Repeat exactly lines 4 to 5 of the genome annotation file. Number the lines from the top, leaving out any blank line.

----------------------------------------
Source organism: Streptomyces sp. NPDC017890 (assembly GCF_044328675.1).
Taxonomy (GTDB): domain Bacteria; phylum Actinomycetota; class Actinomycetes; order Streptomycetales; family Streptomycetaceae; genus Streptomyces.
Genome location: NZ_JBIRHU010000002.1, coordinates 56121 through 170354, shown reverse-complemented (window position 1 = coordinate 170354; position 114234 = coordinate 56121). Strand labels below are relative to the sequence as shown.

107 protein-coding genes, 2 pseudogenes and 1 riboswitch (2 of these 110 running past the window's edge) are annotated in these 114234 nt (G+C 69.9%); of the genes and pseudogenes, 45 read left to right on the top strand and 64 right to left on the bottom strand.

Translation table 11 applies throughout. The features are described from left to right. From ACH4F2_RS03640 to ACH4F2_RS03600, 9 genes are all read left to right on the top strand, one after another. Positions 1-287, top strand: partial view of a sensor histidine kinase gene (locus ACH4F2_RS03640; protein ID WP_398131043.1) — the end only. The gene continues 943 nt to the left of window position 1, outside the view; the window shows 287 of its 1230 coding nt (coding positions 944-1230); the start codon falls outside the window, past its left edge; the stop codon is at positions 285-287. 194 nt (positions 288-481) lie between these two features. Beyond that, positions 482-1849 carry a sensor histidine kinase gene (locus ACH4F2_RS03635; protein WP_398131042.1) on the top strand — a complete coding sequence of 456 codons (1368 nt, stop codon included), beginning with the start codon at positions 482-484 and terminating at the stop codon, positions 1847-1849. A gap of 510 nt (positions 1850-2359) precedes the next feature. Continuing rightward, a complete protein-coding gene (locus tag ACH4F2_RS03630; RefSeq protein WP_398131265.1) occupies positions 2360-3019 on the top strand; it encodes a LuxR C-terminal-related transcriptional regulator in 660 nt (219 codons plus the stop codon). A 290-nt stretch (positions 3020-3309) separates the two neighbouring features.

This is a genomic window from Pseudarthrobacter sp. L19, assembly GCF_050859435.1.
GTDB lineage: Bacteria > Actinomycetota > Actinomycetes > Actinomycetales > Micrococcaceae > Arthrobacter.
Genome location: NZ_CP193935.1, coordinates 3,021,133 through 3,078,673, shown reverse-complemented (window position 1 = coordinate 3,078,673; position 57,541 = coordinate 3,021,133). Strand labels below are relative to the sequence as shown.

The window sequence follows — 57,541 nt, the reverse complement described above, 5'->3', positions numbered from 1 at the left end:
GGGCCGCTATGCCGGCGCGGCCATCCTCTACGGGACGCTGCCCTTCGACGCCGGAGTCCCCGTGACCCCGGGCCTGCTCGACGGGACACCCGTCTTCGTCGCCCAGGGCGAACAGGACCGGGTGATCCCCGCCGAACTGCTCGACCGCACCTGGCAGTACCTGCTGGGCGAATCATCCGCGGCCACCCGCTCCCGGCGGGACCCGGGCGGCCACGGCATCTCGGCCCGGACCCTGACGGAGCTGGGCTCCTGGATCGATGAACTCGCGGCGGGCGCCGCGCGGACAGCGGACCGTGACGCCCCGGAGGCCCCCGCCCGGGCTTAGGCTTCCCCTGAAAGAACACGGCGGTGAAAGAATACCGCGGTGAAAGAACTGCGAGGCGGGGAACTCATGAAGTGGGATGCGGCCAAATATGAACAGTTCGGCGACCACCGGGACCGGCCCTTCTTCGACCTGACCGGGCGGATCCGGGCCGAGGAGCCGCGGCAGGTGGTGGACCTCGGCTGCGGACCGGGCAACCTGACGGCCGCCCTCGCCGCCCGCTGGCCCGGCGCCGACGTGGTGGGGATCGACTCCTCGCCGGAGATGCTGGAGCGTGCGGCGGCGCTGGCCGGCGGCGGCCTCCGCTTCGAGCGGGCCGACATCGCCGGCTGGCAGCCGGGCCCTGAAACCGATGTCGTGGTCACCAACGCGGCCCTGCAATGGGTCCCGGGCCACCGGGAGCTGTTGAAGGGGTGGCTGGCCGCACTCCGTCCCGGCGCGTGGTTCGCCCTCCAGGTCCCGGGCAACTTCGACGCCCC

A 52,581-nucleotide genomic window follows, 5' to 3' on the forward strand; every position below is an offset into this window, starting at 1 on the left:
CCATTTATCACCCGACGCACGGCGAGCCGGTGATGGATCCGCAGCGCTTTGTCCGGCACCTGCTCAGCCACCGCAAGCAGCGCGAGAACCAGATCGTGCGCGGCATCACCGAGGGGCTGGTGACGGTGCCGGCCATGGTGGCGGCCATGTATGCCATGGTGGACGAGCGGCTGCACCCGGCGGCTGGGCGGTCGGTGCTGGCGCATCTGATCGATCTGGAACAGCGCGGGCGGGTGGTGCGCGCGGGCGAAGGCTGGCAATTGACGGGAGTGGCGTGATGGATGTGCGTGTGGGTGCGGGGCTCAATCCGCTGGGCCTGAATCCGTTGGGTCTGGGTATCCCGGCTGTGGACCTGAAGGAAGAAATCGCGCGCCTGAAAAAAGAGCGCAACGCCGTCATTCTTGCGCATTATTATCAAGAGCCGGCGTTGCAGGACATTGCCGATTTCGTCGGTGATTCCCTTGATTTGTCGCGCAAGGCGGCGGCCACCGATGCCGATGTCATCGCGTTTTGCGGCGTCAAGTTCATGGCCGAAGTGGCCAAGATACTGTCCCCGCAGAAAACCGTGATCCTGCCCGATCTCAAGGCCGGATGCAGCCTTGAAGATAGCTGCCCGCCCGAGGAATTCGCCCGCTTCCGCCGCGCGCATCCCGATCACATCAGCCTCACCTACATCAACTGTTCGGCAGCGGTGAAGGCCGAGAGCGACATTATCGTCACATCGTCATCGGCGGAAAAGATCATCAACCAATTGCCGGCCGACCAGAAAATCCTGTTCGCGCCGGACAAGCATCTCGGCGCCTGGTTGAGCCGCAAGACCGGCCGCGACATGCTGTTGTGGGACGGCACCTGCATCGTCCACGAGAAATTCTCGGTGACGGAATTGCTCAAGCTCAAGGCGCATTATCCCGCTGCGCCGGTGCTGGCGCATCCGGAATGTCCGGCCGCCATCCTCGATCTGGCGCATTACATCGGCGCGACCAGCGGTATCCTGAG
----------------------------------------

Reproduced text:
107 protein-coding genes, 2 pseudogenes and 1 riboswitch (2 of these 110 running past the window's edge) are annotated in these 114234 nt (G+C 69.9%); of the genes and pseudogenes, 45 read left to right on the top strand and 64 right to left on the bottom strand.

Translation table 11 applies throughout. The features are described from left to right. From ACH4F2_RS03640 to ACH4F2_RS03600, 9 genes are all read left to right on the top strand, one after another. Positions 1-287, top strand: partial view of a sensor histidine kinase gene (locus ACH4F2_RS03640; protein ID WP_398131043.1) — the end only. The gene continues 943 nt to the left of window position 1, outside the view; the window shows 287 of its 1230 coding nt (coding positions 944-1230); the start codon falls outside the window, past its left edge; the stop codon is at positions 285-287. 194 nt (positions 288-481) lie between these two features. Beyond that, positions 482-1849 carry a sensor histidine kinase gene (locus ACH4F2_RS03635; protein WP_398131042.1) on the top strand — a complete coding sequence of 456 codons (1368 nt, stop codon included), beginning with the start codon at positions 482-484 and terminating at the stop codon, positions 1847-1849. A gap of 510 nt (positions 1850-2359) precedes the next feature. Continuing rightward, a complete protein-coding gene (locus tag ACH4F2_RS03630; RefSeq protein WP_398131265.1) occupies positions 2360-3019 on the top strand; it encodes a LuxR C-terminal-related transcriptional regulator in 660 nt (219 codons plus the stop codon). A 290-nt stretch (positions 3020-3309) separates the two neighbouring features.